Travel Business CPR

Negotiation - Preparation

Negotiations of all types have taken on an entirely new meaning with increased competition and the economics of the buyer/vendor relationship. When negotiations do not achieve the desired outcome, it is often for lack of preparation. Have your goals, objectives, and focus clearly defined before proceeding. Have the facts, figures, proposals, and records of past performance, as well as any other pertinent data readily available.

To prepare for a negotiating session, you must first stop viewing the person across the bargaining table as an opponent and see that person as a potential partner. You must believe sincerely that this person or institution needs what you are offering as much as you want what they have. Maintain a high level of confidence in the value of what you are presenting. Once you feel at ease about the goal and the person you are to negotiate with (notice with not against), you may be better able to objectively assess the situation.

Here are several questions to ask yourself as you prepare to negotiate a new buyer/vendor relationship:

  • What is it I want?
  • Why do I need it?
  • What am I prepared to give in return?

Now, take a few moments to see yourself from the other person's perspective. Are you prepared to offer a fair deal? Are both parties benefiting? If there are obvious inequities, ask yourself where and why, and modify your approach.

Then determine the limitations of scope of your negotiating partners. What are they empowered to do on their own? How quickly and cooperatively have they acted in the past? Have they always had to "go up the ladder" before making any decision? If the answer to any of these questions is a negative, be prepared for a minor negotiating challenge.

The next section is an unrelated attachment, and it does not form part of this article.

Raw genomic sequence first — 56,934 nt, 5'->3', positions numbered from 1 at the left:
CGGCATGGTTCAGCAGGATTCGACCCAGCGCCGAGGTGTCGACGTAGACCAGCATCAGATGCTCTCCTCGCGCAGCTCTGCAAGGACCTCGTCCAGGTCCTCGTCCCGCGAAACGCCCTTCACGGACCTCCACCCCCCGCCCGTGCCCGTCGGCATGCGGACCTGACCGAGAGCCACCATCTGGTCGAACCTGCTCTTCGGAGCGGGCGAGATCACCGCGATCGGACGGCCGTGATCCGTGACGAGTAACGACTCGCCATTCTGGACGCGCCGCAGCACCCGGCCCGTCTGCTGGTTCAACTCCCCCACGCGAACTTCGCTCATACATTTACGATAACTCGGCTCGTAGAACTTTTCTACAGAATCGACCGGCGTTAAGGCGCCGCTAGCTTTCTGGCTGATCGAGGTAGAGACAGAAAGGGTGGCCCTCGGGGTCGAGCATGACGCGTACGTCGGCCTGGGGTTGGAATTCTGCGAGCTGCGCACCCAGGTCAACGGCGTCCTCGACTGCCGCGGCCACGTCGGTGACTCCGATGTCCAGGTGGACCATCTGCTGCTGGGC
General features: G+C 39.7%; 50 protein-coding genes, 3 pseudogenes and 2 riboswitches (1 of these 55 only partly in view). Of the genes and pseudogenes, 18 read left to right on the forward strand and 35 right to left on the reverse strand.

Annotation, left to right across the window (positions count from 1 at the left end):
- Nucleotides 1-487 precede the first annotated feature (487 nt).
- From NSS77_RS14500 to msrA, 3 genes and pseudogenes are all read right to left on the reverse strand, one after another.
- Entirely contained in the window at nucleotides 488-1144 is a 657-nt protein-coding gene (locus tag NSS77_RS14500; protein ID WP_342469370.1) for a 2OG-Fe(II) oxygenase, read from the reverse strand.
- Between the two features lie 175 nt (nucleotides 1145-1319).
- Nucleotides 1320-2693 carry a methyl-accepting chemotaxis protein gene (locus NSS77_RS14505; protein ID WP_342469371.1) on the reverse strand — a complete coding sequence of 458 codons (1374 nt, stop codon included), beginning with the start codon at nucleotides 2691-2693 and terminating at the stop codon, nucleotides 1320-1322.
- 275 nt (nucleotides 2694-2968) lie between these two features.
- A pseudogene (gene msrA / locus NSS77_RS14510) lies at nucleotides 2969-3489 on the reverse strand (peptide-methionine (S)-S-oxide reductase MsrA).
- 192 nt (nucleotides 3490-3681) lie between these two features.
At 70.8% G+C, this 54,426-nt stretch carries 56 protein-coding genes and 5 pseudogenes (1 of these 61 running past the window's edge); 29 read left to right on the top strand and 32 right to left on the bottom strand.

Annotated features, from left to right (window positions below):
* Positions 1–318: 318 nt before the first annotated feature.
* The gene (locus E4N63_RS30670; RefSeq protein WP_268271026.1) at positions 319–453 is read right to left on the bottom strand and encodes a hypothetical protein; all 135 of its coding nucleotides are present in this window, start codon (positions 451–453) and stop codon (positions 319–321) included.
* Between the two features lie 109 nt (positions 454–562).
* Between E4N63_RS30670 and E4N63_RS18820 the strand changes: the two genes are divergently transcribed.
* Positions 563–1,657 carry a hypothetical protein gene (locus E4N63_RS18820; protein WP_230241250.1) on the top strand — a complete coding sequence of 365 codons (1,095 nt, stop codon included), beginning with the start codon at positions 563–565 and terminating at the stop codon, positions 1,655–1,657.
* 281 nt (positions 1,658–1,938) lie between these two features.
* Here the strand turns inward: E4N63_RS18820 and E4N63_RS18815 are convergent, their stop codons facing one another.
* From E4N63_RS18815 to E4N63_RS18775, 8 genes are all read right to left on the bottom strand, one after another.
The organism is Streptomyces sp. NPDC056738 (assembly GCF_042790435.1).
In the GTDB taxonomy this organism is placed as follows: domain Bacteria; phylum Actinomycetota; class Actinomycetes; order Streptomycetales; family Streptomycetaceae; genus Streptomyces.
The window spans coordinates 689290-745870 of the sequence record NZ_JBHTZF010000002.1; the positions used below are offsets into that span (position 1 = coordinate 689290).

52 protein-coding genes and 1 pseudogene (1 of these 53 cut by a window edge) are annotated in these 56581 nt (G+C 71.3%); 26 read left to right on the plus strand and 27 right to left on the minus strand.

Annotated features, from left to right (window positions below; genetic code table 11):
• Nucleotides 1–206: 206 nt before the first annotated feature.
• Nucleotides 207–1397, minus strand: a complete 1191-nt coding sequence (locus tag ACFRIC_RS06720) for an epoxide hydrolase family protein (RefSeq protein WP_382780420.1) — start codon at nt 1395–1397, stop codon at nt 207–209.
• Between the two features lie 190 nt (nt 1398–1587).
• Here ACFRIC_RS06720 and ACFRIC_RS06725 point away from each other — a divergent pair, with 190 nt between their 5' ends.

Decide what your course of action should be. Realizing that you are facing someone who may be required to follow certain particular guidelines, find out what those limitations are. See if they are workable in your plan, and if they are, negotiate within them. If they are beyond your plan, explore what you can offer to gain leverage in obtaining some flexibility within those guidelines. Remember, the people with whom you are negotiating want to do business with you. Otherwise, they would not be there.

Personalities can play a big role in negotiating situations. If you are well acquainted with your negotiating partner, it is best to separate the person from the institution. Rely on your past performance with the institution to gain credibility in negotiating, not on a personal relationship. In vendor negotiations, there is nothing wrong with keeping things casual; often negotiation can take place over the phone rather than imposing another meeting on each other's time. Just be aware when a more formal environment is appropriate, perhaps with the participation of additional players to lend credibility and finality to the process.

Tharwat Abouraya, CTIE
President
Travel Business CPR - Bring Strategy to Life!
http://www.travelbusinesscpr.com

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